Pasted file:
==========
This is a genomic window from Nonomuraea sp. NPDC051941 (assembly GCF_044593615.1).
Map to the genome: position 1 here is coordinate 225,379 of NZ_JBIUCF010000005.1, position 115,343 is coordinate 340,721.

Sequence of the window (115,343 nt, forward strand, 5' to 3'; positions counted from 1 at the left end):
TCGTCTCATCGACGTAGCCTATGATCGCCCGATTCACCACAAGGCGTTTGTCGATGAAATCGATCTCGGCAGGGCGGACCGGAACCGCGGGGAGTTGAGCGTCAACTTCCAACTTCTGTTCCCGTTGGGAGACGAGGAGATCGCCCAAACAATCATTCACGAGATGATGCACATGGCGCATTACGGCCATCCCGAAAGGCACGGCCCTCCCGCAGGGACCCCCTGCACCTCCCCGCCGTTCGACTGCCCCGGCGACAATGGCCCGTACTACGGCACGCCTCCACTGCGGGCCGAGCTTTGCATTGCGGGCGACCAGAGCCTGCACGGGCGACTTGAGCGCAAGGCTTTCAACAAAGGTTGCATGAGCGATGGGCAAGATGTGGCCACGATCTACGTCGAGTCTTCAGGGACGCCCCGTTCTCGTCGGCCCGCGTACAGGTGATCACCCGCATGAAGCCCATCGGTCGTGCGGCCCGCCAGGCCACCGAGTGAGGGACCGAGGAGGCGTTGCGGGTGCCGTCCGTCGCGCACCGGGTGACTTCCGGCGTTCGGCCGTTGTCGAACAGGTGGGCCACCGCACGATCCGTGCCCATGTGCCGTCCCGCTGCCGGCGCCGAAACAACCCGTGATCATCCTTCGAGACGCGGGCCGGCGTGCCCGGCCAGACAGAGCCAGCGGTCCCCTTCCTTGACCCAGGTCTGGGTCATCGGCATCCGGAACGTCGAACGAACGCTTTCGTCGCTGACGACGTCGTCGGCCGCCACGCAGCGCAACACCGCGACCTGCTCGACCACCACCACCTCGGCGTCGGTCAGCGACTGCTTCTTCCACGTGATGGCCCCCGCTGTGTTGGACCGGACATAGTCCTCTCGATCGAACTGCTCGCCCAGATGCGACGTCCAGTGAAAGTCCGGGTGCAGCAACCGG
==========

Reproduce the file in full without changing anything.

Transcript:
This is a genomic window from Nonomuraea sp. NPDC051941 (assembly GCF_044593615.1).
Map to the genome: position 1 here is coordinate 225,379 of NZ_JBIUCF010000005.1, position 115,343 is coordinate 340,721.

Sequence of the window (115,343 nt, forward strand, 5' to 3'; positions counted from 1 at the left end):
TCGTCTCATCGACGTAGCCTATGATCGCCCGATTCACCACAAGGCGTTTGTCGATGAAATCGATCTCGGCAGGGCGGACCGGAACCGCGGGGAGTTGAGCGTCAACTTCCAACTTCTGTTCCCGTTGGGAGACGAGGAGATCGCCCAAACAATCATTCACGAGATGATGCACATGGCGCATTACGGCCATCCCGAAAGGCACGGCCCTCCCGCAGGGACCCCCTGCACCTCCCCGCCGTTCGACTGCCCCGGCGACAATGGCCCGTACTACGGCACGCCTCCACTGCGGGCCGAGCTTTGCATTGCGGGCGACCAGAGCCTGCACGGGCGACTTGAGCGCAAGGCTTTCAACAAAGGTTGCATGAGCGATGGGCAAGATGTGGCCACGATCTACGTCGAGTCTTCAGGGACGCCCCGTTCTCGTCGGCCCGCGTACAGGTGATCACCCGCATGAAGCCCATCGGTCGTGCGGCCCGCCAGGCCACCGAGTGAGGGACCGAGGAGGCGTTGCGGGTGCCGTCCGTCGCGCACCGGGTGACTTCCGGCGTTCGGCCGTTGTCGAACAGGTGGGCCACCGCACGATCCGTGCCCATGTGCCGTCCCGCTGCCGGCGCCGAAACAACCCGTGATCATCCTTCGAGACGCGGGCCGGCGTGCCCGGCCAGACAGAGCCAGCGGTCCCCTTCCTTGACCCAGGTCTGGGTCATCGGCATCCGGAACGTCGAACGAACGCTTTCGTCGCTGACGACGTCGTCGGCCGCCACGCAGCGCAACACCGCGACCTGCTCGACCACCACCACCTCGGCGTCGGTCAGCGACTGCTTCTTCCACGTGATGGCCCCCGCTGTGTTGGACCGGACATAGTCCTCTCGATCGAACTGCTCGCCCAGATGCGACGTCCAGTGAAAGTCCGGGTGCAGCAACCGG